Before Bethesda took the task of developing Fallout 3, Black Isle Studios was in charge of developing Fallout and Fallout 2. After financial difficulties, Interplay laid off the entire development team. Then in 2003, Obsidian Entertainment was created with Black Isle’s former employees and is now taking on the task of developing Fallout: New Vegas. What can we expect to see from the newest Fallout with the original team back? Well, a lot.
First and foremost is the hardcore mode that can be accessed in the game’s opening. All of the tutorials are skipped after you customize your character, and you are thrown into the wasteland of Las Vegas all by your lonesome self. Hardcore mode mainly focuses on your character’s health. Stimpacks in regular difficulty modes heal instantly, but in hardcore they heal over time. There is also a starvation and dehydration mechanic to make exploration even more tedious. And instead of being able to cure your crippled limbs, a town doctor will have to do it for you. Ammo is also weighted now, and players will have to sacrifice their stolen loot to prevent being over-encumbered. Hardcore mode sounds ideal for the veteran vault-dwellers. Not only does it make the game more realistic, it adds a fair amount of challenge.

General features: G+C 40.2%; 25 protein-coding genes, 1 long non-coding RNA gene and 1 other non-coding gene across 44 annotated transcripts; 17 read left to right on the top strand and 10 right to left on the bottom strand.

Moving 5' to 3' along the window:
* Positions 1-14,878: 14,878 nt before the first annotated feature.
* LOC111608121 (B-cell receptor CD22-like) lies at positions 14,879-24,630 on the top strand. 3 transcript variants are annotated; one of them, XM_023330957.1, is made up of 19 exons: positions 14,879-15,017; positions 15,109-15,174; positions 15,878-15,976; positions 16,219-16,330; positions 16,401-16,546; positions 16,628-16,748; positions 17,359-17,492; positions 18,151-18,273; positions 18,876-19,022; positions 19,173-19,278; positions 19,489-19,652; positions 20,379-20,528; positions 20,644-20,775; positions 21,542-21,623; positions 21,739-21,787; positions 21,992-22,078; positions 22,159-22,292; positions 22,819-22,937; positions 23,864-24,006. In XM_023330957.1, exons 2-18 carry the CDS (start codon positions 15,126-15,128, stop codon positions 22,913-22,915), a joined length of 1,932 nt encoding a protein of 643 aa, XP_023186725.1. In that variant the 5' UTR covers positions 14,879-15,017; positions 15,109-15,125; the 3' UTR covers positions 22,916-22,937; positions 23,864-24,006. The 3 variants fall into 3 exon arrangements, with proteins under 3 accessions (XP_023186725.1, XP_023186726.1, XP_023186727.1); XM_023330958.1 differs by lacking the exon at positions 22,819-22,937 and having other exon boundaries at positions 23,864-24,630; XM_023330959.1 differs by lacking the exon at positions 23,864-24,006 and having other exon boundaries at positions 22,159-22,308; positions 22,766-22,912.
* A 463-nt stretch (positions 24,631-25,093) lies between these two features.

The Vault-Tec Assisted Targeting System, or V.A.T.S., is also updated. The battle system, which allowed players to target specific body parts, can now be used with melee weapons. Upset because you weren’t able to get a headshot with a golf club in Fallout 3? Well now you can. Weapons also can be modified. Each weapon can only have three mods on them, but adding scopes with extended magazines to your weapons sounds like more than enough.
It also seems that your actions carry a higher consequence. Throughout the game, you can slaughter anyone that looks at you the wrong way and complete quests as a savior or a heartless maniac. Whatever you decide, your reputation will follow. In Fallout: New Vegas, your reputation among various factions will be constantly tracked, and will even give you access to new areas in the game.
Keep in mind that Fallout: New Vegas is not a sequel to Fallout 3. Vegas takes place in 2280, 3 years after the events of Fallout 3. Vegas looks exciting and fresh, with just the right amount of tampering to keep veteran players interested and new players entertained. Expect Fallout: New Vegas sometime this fall.